The gunfire began around 8 p.m. Monday, in an area of the city center known as Vienna’s “Bermuda Triangle,” with a reputation for bars where one can disappear during a night of heavy drinking.

Hofmeister said he could not be sure about the number of shooters, but that he saw at least one attacker who seemed “professional.”

“He wasn’t shooting around randomly. It was very targeted and coordinated,” the rabbi said. Hofmeister called the police.

The rabbi said there was no indication that the synagogue was a target. The building was closed at the time, and there was no activity inside, whereas the streets outside in the Innere Stadt neighborhood were busy.

“We are here in a popular nightlife district, the nightlife district of the city,” he said. “It was a very warm evening, so a lot of people were out, and it was the evening before the lockdown.”

As midnight approached, the one suspect had been killed by law enforcement officers, but authorities said the situation remained active. Heavily armed officers swarmed the capital, blocking roads and searching vehicles. Medics set up a triage area to treat the wounded. Police urged residents to stay inside during the manhunt — and to stay home from work and school if possible Tuesday.

According to an initial law enforcement assessment, the shooting took place at six locations. But authorities said assessments were still being made and more details would be released later.

An old man, an old woman, a passerby teenager, and a waiter were killed “in cold blood” as Kurz was the hitman wandering the streets. He said fourteen people were injured, including a police officer who was among the civilians. That officer was in stable condition on Tuesday after surgery.


A 20-year-old Albanian Sara, who moved to Vienna a year ago, was drinking coffee recently. He heard gunshots but didn’t think it was “important,” he said. Sara said she was very afraid of her last name being published and the attackers were potentially still free.


“We thought it might be some stupid guy shooting at someone or fighting in the street,” he said.


Then people started running. They moved to another bar. “A man came running up to us and said it was a terrorist attack,” he said. And then we got scared. We saw the panic. We saw a girl running, injured. He was crying. “


Sara lives in an apartment in the area and said she had very little sleep. He said before Monday night that he thinks Vienna is “the safest city in the world”. We never expected that to happen. I do not know how we will return to our normal life from now on. “


Despite having some of Europe’s loosest gun ownership laws and a relatively high proportion of private gun ownership, mass shooting is rare in Austria. The first reports that a synagogue may have been attacked brought back memories of 1981, when Palestinian militants armed with automatic weapons and grenades attacked the main synagogue and killed two people during a bar mitzvah ceremony.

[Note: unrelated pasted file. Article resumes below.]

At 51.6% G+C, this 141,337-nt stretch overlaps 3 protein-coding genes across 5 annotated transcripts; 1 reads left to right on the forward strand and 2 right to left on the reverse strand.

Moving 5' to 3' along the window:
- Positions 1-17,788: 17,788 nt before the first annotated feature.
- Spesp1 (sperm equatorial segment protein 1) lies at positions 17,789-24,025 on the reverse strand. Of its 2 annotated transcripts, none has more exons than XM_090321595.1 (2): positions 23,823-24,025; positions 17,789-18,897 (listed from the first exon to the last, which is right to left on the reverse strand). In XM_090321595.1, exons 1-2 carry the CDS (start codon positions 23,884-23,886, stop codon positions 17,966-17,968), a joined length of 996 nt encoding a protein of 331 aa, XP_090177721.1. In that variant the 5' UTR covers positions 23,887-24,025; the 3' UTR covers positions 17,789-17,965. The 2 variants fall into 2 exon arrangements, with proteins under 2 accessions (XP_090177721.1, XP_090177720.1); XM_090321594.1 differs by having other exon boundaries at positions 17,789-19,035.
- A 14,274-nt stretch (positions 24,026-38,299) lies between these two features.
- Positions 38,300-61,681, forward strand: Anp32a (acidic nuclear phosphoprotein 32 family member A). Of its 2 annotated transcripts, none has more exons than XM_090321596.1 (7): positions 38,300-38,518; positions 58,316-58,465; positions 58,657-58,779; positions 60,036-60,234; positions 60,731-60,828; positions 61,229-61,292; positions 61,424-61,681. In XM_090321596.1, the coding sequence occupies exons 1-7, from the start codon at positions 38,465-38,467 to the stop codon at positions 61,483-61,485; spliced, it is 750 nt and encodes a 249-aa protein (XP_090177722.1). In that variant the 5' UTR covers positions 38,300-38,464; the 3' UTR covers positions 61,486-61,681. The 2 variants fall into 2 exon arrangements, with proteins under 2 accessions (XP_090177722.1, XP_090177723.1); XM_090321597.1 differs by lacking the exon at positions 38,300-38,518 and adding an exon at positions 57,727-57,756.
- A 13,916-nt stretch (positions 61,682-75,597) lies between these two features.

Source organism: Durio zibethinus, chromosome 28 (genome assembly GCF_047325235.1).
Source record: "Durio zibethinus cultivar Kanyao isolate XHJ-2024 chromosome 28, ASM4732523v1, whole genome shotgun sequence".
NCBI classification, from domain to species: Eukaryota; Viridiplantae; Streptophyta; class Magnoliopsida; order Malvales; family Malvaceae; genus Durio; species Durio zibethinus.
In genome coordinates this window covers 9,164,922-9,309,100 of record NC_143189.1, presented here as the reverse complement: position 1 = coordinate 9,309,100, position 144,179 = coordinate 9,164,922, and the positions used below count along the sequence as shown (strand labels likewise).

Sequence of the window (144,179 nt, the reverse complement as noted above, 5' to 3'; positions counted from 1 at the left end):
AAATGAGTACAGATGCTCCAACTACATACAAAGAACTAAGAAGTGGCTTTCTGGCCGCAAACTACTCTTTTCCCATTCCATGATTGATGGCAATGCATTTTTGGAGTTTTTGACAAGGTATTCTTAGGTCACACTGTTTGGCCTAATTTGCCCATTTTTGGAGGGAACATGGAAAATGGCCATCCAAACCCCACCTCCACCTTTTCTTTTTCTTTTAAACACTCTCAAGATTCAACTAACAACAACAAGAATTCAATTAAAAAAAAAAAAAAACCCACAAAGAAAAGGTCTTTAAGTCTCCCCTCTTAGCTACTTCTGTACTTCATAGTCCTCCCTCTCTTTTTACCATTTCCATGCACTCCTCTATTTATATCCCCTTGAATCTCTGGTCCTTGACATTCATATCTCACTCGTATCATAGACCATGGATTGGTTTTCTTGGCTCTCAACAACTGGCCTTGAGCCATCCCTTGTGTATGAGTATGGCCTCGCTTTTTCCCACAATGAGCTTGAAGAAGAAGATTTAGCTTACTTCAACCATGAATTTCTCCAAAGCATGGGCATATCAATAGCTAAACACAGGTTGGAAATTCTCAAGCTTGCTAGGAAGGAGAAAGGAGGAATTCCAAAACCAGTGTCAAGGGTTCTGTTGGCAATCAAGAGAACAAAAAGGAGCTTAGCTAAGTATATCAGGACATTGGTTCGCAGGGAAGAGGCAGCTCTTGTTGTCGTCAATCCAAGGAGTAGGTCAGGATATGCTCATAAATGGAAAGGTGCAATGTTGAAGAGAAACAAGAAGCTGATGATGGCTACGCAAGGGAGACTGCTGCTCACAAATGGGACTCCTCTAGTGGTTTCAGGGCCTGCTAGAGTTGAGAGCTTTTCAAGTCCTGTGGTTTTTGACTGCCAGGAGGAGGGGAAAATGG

President Trump described Monday’s attack as “another vile act of terrorism in Europe”.

“These evil attacks against innocent people must stop. The U.S. stands with Austria, France, and all of Europe in the fight against terrorists, including radical Islamic terrorists,” he posted on Twitter.

Other world leaders expressed condolences. “Islamist terror is our common enemy,” German Chancellor Angela Merkel said in a statement. In France, three knife attacks have been carried out within a month after the French satirical newspaper Charlie Hebdo republished cartoons depicting the prophet Muhammad.

Two people were stabbed outside the publication’s former offices in late September, and two weeks ago, a middle school teacher was beheaded. Last week, three people were killed in a church in Nice, in what French President Emmanuel Macron described as “Islamist terror.”

“We, the French, share the shock and sadness of the Austrians after an attack in Vienna,” he tweeted. “This is our Europe. Our enemies need to know who they are dealing with. We won’t give in to anything.”

It was a sentiment shared by Barbara Lovett, a 52-year-old opera singer manager who was an hour into watching a three-hour performance at the city’s opera house when the shooting started a half-mile away. It was only when she turned to her phone at 10 p.m., when the performance ended, that she realized what was happening. Police held the audience in the building.

Members of the orchestra began to play as they waited to be allowed to go home. “This is Vienna,” Lovett said, referencing a city famed for its opera and for producing classical composers such as Mozart, Strauss and Schubert. “We have to play music. That’s what we know.”